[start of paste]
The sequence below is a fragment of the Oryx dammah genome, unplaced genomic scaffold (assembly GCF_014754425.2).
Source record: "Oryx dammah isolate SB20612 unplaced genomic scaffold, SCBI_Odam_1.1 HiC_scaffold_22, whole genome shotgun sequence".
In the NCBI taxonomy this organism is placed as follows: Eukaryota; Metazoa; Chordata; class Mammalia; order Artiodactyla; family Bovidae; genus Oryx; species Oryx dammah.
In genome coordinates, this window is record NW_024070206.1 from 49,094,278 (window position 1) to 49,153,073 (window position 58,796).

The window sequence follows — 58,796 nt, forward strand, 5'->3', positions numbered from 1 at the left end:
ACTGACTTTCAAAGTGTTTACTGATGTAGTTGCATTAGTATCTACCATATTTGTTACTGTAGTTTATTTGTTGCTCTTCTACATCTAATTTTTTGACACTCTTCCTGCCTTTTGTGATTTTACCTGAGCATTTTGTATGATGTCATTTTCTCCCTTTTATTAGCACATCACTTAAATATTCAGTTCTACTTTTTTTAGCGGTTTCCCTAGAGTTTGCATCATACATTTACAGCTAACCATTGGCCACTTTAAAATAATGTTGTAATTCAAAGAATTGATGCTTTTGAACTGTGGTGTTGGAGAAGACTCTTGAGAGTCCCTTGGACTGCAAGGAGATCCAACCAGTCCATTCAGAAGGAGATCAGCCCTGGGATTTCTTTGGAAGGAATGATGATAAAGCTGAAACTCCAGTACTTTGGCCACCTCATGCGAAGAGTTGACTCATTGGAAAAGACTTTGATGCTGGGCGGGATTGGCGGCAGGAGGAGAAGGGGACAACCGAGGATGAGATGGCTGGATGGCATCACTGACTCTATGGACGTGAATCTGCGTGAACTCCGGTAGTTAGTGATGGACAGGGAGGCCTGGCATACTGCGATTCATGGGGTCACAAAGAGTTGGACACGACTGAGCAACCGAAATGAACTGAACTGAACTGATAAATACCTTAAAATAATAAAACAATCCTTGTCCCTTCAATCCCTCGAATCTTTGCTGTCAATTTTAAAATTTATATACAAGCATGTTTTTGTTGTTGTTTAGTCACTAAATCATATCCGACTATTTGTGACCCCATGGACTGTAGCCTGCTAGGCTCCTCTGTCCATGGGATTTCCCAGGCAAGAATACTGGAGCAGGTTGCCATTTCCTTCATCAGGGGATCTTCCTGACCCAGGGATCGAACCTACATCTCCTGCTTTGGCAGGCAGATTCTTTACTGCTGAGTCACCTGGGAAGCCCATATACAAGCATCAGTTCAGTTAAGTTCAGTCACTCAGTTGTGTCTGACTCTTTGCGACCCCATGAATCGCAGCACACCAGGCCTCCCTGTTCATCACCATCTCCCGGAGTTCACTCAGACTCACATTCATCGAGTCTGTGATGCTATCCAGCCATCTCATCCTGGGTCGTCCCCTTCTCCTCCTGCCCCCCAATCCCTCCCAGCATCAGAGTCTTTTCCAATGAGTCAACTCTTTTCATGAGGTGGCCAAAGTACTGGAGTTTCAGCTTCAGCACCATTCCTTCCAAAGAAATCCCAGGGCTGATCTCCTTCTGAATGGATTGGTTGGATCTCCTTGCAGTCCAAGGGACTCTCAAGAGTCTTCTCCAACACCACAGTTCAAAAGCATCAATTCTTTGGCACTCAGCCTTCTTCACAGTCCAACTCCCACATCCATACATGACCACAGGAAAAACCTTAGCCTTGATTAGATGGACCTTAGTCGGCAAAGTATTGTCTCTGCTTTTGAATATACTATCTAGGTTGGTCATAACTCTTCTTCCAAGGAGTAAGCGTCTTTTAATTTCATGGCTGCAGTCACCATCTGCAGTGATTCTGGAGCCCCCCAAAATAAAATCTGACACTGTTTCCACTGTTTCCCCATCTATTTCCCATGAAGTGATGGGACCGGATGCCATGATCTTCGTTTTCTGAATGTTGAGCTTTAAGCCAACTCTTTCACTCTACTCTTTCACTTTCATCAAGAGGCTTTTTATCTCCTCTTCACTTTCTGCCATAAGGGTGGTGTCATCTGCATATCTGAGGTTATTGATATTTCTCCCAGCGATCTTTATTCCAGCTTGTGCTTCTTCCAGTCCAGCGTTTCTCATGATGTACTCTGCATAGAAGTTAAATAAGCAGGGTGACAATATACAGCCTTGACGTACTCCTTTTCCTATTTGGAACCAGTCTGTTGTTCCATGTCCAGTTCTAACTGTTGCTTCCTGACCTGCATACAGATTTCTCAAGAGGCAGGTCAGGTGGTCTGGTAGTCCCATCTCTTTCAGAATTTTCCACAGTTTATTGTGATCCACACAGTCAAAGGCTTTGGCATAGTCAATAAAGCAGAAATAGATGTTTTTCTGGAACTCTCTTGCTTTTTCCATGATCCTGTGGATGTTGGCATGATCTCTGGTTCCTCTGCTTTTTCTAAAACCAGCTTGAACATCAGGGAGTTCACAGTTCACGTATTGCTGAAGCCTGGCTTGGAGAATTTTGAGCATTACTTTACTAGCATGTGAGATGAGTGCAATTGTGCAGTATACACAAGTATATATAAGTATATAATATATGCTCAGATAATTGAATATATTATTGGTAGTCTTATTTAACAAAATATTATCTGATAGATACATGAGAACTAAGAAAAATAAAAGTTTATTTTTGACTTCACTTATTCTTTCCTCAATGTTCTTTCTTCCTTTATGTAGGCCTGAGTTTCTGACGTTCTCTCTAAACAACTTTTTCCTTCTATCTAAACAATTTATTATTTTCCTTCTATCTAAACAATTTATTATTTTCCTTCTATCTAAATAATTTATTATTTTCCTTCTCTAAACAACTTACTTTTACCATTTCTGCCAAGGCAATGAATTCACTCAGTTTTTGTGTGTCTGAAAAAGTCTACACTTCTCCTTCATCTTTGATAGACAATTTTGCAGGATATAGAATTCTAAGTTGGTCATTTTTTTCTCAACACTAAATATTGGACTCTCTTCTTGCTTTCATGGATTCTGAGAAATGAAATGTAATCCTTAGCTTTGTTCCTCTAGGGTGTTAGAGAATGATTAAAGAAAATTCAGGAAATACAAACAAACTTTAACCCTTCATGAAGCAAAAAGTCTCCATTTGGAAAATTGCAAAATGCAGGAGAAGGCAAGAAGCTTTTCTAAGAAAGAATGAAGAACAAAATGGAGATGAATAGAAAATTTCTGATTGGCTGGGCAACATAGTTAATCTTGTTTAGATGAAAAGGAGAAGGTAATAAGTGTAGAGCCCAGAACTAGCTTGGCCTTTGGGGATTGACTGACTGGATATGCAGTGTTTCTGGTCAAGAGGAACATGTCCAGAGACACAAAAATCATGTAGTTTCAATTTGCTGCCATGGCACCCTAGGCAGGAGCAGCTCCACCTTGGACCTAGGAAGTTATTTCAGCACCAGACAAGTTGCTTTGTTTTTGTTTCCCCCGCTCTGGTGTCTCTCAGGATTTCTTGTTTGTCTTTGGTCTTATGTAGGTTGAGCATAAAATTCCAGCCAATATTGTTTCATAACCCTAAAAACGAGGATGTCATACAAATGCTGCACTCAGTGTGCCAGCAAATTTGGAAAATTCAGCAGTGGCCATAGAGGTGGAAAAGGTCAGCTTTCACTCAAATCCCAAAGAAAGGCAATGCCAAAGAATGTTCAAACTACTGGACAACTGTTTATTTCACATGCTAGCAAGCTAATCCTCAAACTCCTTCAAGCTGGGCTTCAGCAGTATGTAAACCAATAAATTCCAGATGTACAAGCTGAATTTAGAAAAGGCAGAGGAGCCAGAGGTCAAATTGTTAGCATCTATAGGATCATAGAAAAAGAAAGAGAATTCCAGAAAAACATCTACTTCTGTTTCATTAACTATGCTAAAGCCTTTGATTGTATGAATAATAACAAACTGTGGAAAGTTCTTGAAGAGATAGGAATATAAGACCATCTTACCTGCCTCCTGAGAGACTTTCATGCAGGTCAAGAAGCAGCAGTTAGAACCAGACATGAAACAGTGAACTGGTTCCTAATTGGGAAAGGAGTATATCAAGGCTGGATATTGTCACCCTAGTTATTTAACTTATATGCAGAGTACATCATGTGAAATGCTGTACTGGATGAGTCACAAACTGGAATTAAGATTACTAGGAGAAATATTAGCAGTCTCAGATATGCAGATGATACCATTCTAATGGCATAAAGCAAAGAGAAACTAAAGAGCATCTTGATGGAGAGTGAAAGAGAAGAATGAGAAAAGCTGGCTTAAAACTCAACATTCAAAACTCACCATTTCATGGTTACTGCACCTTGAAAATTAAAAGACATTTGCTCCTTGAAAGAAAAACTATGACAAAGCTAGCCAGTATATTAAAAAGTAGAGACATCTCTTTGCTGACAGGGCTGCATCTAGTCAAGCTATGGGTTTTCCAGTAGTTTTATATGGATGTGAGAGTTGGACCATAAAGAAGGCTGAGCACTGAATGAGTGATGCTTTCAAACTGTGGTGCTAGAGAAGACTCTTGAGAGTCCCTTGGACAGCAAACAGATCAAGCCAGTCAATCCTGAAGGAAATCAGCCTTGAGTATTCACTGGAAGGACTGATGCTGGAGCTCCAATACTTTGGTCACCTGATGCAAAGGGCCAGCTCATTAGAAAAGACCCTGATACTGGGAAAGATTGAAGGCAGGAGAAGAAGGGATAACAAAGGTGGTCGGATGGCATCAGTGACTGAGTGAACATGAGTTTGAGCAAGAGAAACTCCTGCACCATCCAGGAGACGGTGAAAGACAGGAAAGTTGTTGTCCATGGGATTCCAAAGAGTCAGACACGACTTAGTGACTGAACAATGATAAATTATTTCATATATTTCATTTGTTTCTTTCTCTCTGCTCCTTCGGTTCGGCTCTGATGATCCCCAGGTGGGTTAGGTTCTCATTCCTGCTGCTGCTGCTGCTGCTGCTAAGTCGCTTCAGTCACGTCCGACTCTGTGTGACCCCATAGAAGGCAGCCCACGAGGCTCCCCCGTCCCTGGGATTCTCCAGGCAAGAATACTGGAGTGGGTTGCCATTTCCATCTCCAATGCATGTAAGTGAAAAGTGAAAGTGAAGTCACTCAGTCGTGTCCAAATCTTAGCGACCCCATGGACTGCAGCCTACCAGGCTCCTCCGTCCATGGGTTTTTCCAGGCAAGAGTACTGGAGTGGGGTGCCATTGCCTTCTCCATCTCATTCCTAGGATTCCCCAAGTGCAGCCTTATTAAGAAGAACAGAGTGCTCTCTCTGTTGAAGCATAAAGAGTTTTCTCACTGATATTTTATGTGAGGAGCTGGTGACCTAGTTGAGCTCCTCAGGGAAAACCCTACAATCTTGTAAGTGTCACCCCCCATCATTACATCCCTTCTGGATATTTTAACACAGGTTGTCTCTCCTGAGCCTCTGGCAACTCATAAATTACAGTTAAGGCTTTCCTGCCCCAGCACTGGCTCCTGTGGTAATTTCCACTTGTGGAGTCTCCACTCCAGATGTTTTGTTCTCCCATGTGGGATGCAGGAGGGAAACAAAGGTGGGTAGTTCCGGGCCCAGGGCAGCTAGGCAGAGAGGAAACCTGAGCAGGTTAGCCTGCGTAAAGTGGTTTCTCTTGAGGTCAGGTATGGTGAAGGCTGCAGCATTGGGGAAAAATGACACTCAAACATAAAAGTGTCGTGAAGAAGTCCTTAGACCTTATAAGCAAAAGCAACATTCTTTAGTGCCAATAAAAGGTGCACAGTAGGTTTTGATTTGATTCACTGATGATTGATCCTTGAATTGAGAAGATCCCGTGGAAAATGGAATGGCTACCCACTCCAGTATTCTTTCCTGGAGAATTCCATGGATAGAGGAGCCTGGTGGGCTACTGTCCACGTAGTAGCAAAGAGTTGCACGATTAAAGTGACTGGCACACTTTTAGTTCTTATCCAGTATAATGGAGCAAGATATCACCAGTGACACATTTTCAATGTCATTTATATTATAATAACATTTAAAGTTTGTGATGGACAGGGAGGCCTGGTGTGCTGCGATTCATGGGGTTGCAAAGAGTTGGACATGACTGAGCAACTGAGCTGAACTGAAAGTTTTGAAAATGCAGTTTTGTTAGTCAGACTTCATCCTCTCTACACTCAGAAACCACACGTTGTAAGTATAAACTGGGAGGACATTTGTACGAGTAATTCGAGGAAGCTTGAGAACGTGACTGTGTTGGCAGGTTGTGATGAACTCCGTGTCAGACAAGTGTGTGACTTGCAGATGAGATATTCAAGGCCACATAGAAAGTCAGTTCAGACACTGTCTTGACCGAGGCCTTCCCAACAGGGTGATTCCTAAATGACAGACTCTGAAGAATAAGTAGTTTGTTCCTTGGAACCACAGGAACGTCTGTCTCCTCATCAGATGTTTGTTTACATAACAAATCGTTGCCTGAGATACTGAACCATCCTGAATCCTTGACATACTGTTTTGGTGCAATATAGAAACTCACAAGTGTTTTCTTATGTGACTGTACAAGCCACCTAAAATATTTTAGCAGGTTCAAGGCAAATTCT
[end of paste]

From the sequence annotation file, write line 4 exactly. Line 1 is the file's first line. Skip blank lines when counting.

In genome coordinates, this window is record NW_024070206.1 from 49,094,278 (window position 1) to 49,153,073 (window position 58,796).